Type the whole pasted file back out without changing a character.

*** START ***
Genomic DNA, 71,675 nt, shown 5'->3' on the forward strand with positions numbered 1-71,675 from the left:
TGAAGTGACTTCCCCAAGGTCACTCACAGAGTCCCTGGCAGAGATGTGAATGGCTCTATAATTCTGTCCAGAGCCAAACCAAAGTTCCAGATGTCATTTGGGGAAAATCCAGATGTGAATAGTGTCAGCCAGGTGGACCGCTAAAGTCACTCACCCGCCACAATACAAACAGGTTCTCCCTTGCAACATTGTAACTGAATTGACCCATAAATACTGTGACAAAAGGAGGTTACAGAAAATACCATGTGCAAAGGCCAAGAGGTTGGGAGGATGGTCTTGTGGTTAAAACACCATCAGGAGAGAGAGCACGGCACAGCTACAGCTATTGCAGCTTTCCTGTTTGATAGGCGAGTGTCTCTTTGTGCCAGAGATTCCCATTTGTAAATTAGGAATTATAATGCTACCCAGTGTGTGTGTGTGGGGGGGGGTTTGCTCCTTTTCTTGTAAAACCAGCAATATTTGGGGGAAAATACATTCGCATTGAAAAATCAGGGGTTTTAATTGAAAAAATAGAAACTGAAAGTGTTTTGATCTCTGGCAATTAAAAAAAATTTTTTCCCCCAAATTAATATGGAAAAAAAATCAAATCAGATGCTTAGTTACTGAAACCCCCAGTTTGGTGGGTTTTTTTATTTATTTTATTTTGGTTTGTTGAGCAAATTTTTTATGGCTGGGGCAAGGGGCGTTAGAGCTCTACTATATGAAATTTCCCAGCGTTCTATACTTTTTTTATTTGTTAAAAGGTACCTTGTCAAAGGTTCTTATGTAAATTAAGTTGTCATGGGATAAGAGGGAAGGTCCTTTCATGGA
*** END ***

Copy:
Genomic DNA, 71,675 nt, shown 5'->3' on the forward strand with positions numbered 1-71,675 from the left:
TGAAGTGACTTCCCCAAGGTCACTCACAGAGTCCCTGGCAGAGATGTGAATGGCTCTATAATTCTGTCCAGAGCCAAACCAAAGTTCCAGATGTCATTTGGGGAAAATCCAGATGTGAATAGTGTCAGCCAGGTGGACCGCTAAAGTCACTCACCCGCCACAATACAAACAGGTTCTCCCTTGCAACATTGTAACTGAATTGACCCATAAATACTGTGACAAAAGGAGGTTACAGAAAATACCATGTGCAAAGGCCAAGAGGTTGGGAGGATGGTCTTGTGGTTAAAACACCATCAGGAGAGAGAGCACGGCACAGCTACAGCTATTGCAGCTTTCCTGTTTGATAGGCGAGTGTCTCTTTGTGCCAGAGATTCCCATTTGTAAATTAGGAATTATAATGCTACCCAGTGTGTGTGTGTGGGGGGGGGTTTGCTCCTTTTCTTGTAAAACCAGCAATATTTGGGGGAAAATACATTCGCATTGAAAAATCAGGGGTTTTAATTGAAAAAATAGAAACTGAAAGTGTTTTGATCTCTGGCAATTAAAAAAAATTTTTTCCCCCAAATTAATATGGAAAAAAAATCAAATCAGATGCTTAGTTACTGAAACCCCCAGTTTGGTGGGTTTTTTTATTTATTTTATTTTGGTTTGTTGAGCAAATTTTTTATGGCTGGGGCAAGGGGCGTTAGAGCTCTACTATATGAAATTTCCCAGCGTTCTATACTTTTTTTATTTGTTAAAAGGTACCTTGTCAAAGGTTCTTATGTAAATTAAGTTGTCATGGGATAAGAGGGAAGGTCCTTTCATGGA